Safety and Precautionary Measures You Need to Know About Over-the-Counter Drugs
For common health problems and non-emergency medical cases such as colds, cough, allergies, headache, and flu, people highly depend on over-the-counter (OTC) or non-prescription drugs. It’s a universal practice to have your first-aid kits and medicine cabinets stocked with OTCs. Some people even buy in bulk, especially if they already have trusted brands for treating specific health conditions.
Over-the-counter drugs offer fast relief and convenience, but how safe are they? What precautions should you take when using OTCs? Draper pharmacy JolleysSandyPharmacy.com shares some information.
Read Directions and Labels
Before taking any over-the-counter medication, make it a habit to read the label and dosing instructions. Proper dosage and frequency of intake must be followed as specified. Be wary of different formulations. For instance, one OTC brand can have various formulations (e.g. immediate-release, delayed-release, and extended-release medications), these may contain different ingredients that you should be aware of. Dosage may vary, too.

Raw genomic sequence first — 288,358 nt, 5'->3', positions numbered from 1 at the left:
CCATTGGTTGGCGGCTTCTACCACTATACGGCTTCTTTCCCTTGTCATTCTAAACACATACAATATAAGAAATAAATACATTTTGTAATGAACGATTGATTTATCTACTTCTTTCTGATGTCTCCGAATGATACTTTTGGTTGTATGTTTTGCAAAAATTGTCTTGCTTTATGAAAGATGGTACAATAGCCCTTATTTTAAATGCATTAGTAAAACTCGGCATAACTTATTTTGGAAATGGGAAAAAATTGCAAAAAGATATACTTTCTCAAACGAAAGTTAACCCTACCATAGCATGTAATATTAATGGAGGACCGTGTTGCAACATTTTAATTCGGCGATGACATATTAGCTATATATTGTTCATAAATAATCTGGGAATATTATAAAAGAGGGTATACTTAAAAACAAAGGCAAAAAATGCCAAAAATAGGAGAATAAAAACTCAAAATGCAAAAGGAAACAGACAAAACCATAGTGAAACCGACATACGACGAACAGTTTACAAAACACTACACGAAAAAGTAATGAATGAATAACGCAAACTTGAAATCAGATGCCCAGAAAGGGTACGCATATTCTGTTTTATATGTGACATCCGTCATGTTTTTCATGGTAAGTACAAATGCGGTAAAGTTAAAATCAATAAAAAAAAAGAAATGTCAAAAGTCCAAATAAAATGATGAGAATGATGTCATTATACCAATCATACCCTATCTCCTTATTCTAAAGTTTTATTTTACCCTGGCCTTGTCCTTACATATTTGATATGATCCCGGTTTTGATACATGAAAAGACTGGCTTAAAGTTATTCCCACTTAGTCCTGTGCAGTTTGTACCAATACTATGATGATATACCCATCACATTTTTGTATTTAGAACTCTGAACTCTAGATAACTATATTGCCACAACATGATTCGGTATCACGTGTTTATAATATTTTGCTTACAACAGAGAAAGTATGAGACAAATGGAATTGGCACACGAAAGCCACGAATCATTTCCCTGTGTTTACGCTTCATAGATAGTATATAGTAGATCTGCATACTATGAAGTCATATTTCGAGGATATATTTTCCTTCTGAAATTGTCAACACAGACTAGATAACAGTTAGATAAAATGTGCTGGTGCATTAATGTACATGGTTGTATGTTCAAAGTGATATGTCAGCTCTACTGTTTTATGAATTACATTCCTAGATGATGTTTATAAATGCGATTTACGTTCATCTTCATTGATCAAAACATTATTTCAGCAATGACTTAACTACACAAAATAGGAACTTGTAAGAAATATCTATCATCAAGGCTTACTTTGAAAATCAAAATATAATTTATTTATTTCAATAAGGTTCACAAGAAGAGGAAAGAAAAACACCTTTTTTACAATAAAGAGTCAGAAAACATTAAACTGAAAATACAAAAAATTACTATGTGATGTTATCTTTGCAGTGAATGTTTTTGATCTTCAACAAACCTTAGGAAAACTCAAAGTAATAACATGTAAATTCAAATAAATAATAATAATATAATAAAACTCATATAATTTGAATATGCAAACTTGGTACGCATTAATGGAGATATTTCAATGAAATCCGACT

Take Note of Side Effects
Your body can have unpleasant reactions to OTC drugs that may not be related to your previous symptoms. Read all there is to know about the medicine that you are taking and check if the side effect(s) you are experiencing after taking the drug is on the list. If not, discontinue use and check with your physician.
Understand Drug-Drug Interactions and Overlap
One of the dangers of taking OTC drugs, especially when treating more than one symptom, is the risk of drug-to-drug interactions. You may be unaware that you have ingested ingredients that are not supposed to be taken together. There is also the possibility that you are taking different OTC drugs at the same time without realizing they have the same active ingredient. This can be potentially dangerous if the overlap causes you to exceed the recommended dosage.
Be Careful With Your Self-Diagnosis
People who take OTC drugs are often too confident about their self-diagnosis. Symptoms, as long as they are manageable, are usually treated with these non-prescription medicines. But, it is important to know when to seek a doctor’s care. As they say, if symptoms persist, consult your doctor.
Taking OTC drugs may be convenient and generally safe (if taken properly), but everyone needs to be responsible when using them. If you have questions about what OTCs to take for your symptom, you can visit your local pharmacy.